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Feb 7, 2019

Microsoft backs facial recognition bill as Amazon mulls support

facial recognition software

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Two months after calling for laws to regulate facial-recognition software, Microsoft Corp. is lobbying on behalf of a first-of-its-kind bill in its home state of Washington. The question is whether cross-town rival Amazon.com Inc. (AMZN.O) will support it. 

Amazon has asked the bill’s sponsor, State Senator Reuven Carlyle, for some clarifications and changes around areas like a requirement that makers of AI software claiming to identify faces open up their product to third-parties who want to test it, Carlyle said.  Carlyle has reviewed requests for re-wording and changes to the bill from various parties, including Amazon, and on Thursday is submitting a revised version of his proposal. 

“It's fair to say Amazon has a deep skepticism and concern about meaningful restrictions on facial recognition. It's clearly a core technology to their long-term business strategy,” said Carlyle, a Democrat who represents parts of Seattle, including Amazon’s headquarters. The company wants to preserve its ability to innovate, he said. Still, “they have made it clear their goal is to attempt to get to a place where they can be supportive of the legislation.” Artificial intelligence software is becoming an increasingly important business to some of the biggest tech companies in the U.S. and China. Some of the companies as well as advocacy groups are concerned the technology, particularly the products that track and categorize people by their facial characteristics, are biased and may compromise privacy.  Amazon in particular has argued with some researchers critical of its software. Now governments are taking the first steps toward regulation.

Opening up the software for third-party testing is one of the key parts of the bill, Microsoft President and Chief Legal Officer Brad Smith said in an interview.  Any company that makes this kind of software should back it, he said.

Opposing testing is “like an automobile company objecting to testing of airbags,” Smith said. “Why should a company object to the public having the ability to know whether its services work well? The public has the right to evaluate these services, and responsible companies should recognize the importance of this kind of third-party testing.”



Amazon declined to comment on whether it will back legislation because it’s still being modified.  The company issued a blog post Thursday with its ideas about how facial-recognition software should be governed. For example, the company said when law enforcement agencies use the software, people in those agencies need to review the results to make sure civil liberties aren’t violated. Amazon also said it supports standardized testing of facial recognition software. 

“It’s critical that any legislation protect civil rights while also allowing for continued innovation and practical application of the technology,” wrote Michael Punke, vice president of global public policy at Amazon Web Services. 

The bill also would require several other steps that Microsoft’s Smith suggested in a December blog, including plain English language explaining what the programs do, conspicuous notification to customers when they are being analyzed by the software and the requirement for meaningful human review in any “final decisions based on such profiling where such final decisions produce legal effects concerning consumers or similarly significant effects concerning consumers.” It also would ban ongoing surveillance using the software without a court order, except in cases of emergency where there is risk to human life or serious injury.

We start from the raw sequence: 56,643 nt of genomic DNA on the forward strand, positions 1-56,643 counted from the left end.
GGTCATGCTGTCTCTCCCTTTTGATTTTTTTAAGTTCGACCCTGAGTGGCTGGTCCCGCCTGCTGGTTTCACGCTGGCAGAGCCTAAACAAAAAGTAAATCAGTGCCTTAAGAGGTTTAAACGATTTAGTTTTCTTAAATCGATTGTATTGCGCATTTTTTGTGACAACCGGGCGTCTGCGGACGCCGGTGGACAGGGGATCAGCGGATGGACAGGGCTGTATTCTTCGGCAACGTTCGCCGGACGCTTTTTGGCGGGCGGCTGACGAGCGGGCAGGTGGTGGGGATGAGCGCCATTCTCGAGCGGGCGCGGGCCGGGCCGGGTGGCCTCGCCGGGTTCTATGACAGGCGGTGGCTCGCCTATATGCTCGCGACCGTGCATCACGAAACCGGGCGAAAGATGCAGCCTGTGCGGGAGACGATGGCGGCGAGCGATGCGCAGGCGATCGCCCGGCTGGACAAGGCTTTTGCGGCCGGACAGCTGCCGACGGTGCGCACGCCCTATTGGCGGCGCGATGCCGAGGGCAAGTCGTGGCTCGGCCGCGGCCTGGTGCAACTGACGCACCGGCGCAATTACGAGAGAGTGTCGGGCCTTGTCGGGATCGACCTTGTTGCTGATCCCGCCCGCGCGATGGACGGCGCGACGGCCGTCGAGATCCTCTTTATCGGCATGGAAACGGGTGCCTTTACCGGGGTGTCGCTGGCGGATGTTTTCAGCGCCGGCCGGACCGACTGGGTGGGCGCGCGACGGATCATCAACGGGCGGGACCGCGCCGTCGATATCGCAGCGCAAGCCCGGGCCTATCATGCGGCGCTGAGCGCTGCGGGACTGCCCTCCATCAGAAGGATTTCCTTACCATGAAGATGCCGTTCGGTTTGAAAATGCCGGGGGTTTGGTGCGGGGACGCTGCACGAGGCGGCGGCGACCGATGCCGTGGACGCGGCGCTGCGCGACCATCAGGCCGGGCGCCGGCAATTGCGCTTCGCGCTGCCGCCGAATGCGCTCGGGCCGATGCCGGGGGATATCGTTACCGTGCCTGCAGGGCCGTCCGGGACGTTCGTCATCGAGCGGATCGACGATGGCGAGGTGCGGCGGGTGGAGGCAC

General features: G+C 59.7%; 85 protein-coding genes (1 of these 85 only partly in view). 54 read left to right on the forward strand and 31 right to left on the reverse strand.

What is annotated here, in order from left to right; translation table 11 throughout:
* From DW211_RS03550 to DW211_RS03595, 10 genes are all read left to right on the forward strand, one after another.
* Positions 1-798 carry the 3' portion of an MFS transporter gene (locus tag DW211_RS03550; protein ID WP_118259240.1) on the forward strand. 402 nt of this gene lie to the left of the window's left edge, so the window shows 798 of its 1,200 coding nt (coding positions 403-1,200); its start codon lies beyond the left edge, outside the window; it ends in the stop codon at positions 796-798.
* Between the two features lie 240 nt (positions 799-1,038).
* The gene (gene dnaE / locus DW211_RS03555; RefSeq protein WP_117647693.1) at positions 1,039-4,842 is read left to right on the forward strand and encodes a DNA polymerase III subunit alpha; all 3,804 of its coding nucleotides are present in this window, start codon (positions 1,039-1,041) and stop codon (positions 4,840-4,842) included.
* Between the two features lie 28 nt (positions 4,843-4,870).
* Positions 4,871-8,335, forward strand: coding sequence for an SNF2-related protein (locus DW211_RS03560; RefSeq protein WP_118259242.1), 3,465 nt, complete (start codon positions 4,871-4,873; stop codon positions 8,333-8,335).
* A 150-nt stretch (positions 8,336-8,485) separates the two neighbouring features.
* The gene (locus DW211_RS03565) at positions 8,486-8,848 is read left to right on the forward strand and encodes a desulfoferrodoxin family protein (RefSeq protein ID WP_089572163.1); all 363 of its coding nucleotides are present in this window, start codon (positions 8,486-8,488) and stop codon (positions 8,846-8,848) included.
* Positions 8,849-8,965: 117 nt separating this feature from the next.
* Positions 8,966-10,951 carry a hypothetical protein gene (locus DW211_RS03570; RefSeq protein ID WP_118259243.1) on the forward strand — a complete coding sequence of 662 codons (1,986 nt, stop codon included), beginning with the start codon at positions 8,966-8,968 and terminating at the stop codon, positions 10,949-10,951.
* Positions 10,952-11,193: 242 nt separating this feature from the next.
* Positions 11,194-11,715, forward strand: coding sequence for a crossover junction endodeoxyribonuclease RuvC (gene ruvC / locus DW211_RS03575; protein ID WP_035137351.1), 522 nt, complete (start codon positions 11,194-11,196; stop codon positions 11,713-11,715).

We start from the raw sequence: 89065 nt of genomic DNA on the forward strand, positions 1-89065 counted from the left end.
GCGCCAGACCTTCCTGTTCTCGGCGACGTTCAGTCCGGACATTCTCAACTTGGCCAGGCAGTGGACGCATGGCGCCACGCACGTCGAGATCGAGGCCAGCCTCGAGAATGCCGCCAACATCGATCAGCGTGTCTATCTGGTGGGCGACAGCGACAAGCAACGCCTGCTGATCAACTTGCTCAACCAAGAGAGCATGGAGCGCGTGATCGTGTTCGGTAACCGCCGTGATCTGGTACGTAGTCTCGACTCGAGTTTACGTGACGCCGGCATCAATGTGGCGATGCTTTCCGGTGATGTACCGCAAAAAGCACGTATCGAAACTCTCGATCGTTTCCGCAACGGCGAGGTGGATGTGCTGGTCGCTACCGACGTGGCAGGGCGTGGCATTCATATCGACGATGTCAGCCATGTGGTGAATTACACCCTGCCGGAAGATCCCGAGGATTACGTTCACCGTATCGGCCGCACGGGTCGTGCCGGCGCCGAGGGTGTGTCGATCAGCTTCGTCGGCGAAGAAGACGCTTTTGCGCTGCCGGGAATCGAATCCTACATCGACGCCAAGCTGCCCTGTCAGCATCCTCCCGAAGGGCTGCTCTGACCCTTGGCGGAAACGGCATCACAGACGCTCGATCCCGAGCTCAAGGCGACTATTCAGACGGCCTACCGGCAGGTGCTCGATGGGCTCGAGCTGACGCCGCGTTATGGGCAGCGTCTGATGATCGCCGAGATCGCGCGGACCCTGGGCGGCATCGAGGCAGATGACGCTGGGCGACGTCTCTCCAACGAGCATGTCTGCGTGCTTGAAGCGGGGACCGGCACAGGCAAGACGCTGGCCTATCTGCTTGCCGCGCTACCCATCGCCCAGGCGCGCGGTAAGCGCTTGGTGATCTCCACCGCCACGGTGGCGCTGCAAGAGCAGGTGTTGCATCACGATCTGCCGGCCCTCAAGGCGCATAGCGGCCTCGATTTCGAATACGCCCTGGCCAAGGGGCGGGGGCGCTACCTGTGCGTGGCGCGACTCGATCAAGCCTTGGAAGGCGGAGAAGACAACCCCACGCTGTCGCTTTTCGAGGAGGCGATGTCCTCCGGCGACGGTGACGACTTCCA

“The public has a right to intentional permission, intentional opt-in. It can’t be on page 73 of a 77-page a fine-print privacy policy that you just click,” Carlyle said. “You have the right to walk through the public square and be unmolested by the government, and I would argue, by companies.”Carlyle plans a meeting early next week to discuss the proposal and has invited companies and advocacy groups. He hopes to move the bill out of committee at the end of next week. 

While the legislation, part of a larger privacy bill, is being considered in Washington State, it would affect not just companies based there like Amazon and Microsoft, but any that do business in the state and either process data of 100,000 or more consumers or get half their revenue from the sale of personal data. The legislation may also serve as a model for others, even if it doesn’t pass, Smith said. Amazon and Microsoft have seen their facial-recognition AI programs audited by third parties, including MIT Media Lab researcher Joy Buolamwini and the American Civil Liberties Union. 

Presented with a finding that the facial-recognition software performed worse on images of darker faces, particularly women, Microsoft Chief Executive Officer Satya Nadella ordered his researchers and engineers to fix the product. Amazon has argued against the reports, saying researchers didn’t properly test the software or used settings that aren’t precise enough to be the ones the company recommends for critical applications like law enforcement.

“If it passes, it takes an important and much needed step to be a regulatory foundation for facial recognition technology and create a model that can be considered by other states and countries,” Smith said of the Washington bill.